Have you ever had an issue with line endings, because the file was created on another OS? I actually had line endings cause a weird and hard-to-troubleshoot bug in one of my dependencies that used
txt files. No, I'm serious. I ended up using a HEX editor to keep my sanity from going bananas. That's what you could end up doing after a long and tiresome coding session, so go ahead and make yourself a favor by reading the rest of this post (jk) 🤣
In this article I am going to briefly discuss this problem, as well as why different operating systems sometimes use different line endings - DOS/Windows uses
EOL character, while UNIX uses only
LF. Line endings, as any other character, are encoded in numbers which are in turn encoded in bytes. The ASCII character encoding standard is responsible for mapping those characters to numbers. Technically,
CRLF is more accurate, but more on this later.
Line ending characters (
LF) are control characters, meaning that they are not visible. Their role is to inform the computer about certain actions and are of no visual value to the user. The fact that they are not visible can cause anger and frustration while observing two seemingly identical files which could have different line-endings. The only way you could tell the difference is to compare them byte-by-byte using a HEX editor. Finally, it is important to note that Git uses "native" as a default value for
core.eol configuration which means that it will use whatever line-ending is specified by the OS.
LF stands for "Line Feed". The well-known newline escape sequence is
\n. This control character indicates a new line and tells the computer to move the cursor one line below.
CR stands for "Carriage Return". The escape sequence is
\r and it informs the computer to return to the beginning of the current line.
You might've guessed it by now: Combining those two characters would result in what one expects when pressing the "Enter" key in a word processor.
- Return the cursor to the beginning of the line.
- Move one line to the bottom.
That is actually how early typewriters worked.
The problem with line-endings is that, by default, Git WILL convert them to
CRLF if using Windows and
LF if using UNIX/OS X, no matter what. In case you haven't configured Git to handle line-endings in a certain way, pulling from a repo which doesn't have a
.gitattributes file to enforce a specific
EOL character is going to cause you headaches. That's exactly what I encountered when a dependency, which happened to be committed in a different OS, was reading
txt files from the filesystem and splitting them by
LF). I was using a Windows machine, so Git was quietly converting them to
\r\n). Thus the application would produce weird bugs.
What was even more frustrating is that
git-diff would not show any differences between the original files and my local copies. The files were seemingly identical! In the past, I had messed with line-endings, but not to this extent. Having a brain-fog due to long hours of coding, I decided to just open a HEX editor and inspect the bytes. Boom! I started to notice differences right away. So, I was at least sure that the files were indeed different. By taking a closer look, one could see that the bytes would differ after each word (it was a stopwords file, so there were many words separated by new lines). And that's the point when everything started to make sense.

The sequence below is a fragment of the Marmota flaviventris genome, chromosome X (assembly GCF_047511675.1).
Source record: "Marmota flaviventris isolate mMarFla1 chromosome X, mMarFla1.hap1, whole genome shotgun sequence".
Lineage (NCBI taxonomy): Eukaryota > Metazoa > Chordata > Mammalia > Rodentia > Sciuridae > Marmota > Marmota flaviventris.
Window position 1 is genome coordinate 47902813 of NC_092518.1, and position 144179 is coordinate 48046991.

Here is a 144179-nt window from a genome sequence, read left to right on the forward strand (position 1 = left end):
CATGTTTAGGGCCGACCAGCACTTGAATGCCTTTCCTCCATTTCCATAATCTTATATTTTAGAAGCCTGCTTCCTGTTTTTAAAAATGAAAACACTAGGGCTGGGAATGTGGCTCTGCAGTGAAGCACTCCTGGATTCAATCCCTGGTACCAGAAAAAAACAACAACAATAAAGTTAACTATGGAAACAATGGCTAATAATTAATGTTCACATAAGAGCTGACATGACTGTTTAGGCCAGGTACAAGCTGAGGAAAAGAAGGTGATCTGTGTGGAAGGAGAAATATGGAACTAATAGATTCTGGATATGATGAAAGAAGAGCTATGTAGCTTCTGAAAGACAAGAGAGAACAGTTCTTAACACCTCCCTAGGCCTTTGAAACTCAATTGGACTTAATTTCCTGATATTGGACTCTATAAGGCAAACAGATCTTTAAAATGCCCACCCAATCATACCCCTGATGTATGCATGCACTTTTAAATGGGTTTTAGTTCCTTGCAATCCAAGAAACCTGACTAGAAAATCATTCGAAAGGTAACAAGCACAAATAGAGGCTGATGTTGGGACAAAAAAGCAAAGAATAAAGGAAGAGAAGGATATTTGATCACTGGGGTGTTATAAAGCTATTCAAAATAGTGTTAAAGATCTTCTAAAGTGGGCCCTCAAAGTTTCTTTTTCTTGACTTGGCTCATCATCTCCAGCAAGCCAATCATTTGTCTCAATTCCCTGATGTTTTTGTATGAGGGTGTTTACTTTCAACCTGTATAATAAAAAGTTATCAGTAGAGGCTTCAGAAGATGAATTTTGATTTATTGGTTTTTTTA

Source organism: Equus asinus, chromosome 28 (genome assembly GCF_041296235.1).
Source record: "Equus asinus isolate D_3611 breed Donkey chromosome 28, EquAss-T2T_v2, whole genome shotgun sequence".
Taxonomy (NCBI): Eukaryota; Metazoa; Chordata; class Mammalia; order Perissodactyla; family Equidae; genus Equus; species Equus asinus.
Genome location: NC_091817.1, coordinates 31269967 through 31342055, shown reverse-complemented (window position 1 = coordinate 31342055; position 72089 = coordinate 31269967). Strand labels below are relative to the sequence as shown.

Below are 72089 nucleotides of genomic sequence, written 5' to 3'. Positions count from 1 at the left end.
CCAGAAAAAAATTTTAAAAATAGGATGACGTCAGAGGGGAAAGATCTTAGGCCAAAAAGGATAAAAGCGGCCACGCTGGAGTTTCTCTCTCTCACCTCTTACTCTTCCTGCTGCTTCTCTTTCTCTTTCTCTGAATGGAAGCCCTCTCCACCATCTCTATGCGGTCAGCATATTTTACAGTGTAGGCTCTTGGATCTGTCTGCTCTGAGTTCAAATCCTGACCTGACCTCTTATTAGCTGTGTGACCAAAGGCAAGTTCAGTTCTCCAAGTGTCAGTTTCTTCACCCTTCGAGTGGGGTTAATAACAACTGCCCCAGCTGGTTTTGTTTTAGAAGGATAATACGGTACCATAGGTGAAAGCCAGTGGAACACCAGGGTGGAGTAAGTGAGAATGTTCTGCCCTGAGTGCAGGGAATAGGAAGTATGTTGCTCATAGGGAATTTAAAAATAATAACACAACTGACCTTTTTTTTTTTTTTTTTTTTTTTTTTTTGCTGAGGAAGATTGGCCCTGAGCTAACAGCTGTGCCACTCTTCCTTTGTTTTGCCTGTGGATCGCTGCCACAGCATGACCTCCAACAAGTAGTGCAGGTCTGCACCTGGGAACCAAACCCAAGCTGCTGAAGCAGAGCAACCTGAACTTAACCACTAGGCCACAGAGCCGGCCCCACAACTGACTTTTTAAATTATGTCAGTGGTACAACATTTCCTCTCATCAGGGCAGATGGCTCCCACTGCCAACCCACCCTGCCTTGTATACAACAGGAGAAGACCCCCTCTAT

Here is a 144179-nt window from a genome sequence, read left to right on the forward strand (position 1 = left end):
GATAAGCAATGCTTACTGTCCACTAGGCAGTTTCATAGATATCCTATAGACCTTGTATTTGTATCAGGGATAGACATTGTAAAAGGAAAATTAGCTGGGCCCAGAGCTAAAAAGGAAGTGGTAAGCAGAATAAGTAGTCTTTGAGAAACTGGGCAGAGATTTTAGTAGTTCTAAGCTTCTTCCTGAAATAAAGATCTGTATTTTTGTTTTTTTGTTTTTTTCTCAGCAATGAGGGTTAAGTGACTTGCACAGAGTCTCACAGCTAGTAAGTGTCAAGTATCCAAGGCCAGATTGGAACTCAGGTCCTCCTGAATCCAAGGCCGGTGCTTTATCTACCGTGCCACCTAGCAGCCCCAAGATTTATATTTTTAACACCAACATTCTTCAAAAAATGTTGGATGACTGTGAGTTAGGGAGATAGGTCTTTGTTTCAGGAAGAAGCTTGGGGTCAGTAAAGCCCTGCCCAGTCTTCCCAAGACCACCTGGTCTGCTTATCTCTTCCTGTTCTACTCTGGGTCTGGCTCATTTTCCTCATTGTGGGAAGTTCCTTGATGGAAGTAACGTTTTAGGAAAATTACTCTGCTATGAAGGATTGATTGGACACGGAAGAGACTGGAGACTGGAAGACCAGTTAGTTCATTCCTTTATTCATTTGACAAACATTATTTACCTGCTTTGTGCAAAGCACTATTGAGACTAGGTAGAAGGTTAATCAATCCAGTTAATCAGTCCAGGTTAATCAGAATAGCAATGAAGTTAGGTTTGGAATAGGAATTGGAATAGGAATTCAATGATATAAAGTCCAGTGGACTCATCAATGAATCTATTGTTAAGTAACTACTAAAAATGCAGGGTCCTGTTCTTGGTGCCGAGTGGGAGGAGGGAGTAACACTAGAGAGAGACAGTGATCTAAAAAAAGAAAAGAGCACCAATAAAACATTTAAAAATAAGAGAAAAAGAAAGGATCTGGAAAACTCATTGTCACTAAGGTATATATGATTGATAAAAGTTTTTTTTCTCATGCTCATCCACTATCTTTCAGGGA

After inspecting the original files'
EOL which was
LF, I immediately added a
.gitattributes file enforcing
LF line-endings on
* text=auto eol=lf
This rule is going utilize Git's filetype detection algorithm to resolve
txt files and enforce
LF line-endings on both checkout and commit.
Any file committed before the addition of the
.gitattributes file, should be renormalized. This is done by running the following command:
git add --renormalize .
This command will update the line-endings in Git index, effectively staging the files for commit. Current working tree WILL NOT be updated- you have to re-
fetch. To ensure that all files are using
LF you can run:
git ls-files --eol # This will print: # i/lf w/crlf attr/text=auto eol=lf file.txt # # Where: # i = Index line-endings # w = Working tree line-endings # attr = Any .gitattributes rules that may apply
While researching the issue, I found some really interesting historical context which I really encourage you to read, in order to understand the topic more thoroughly.
As stated in the Introduction part of this post,
EOL characters were inspired by early typewriters. Back in the day, when typing on such a machine, the typist needed to feed a paper sheet to the machine. On each keystroke the machine would print the letter onto the sheet and move the carriage so that the next letter would appear to the right of the previous one. Additionally, the carriage needed to be reset when inserting a new line. So, the process of writing into a new line involved resetting the carriage, as well as rotating it to move the sheet upwards. Resetting the carriage amounts to
CR and rotating the carriage to
LF. Who would've though, eh?
Now, regarding Windows vs UNIX (
LF), it's obvious that, while redundant nowadays,
CRLF represents the whole process of "inserting a new line", abiding to the original convention. To me, as long as everything is configured correctly, I don't really care at all 😅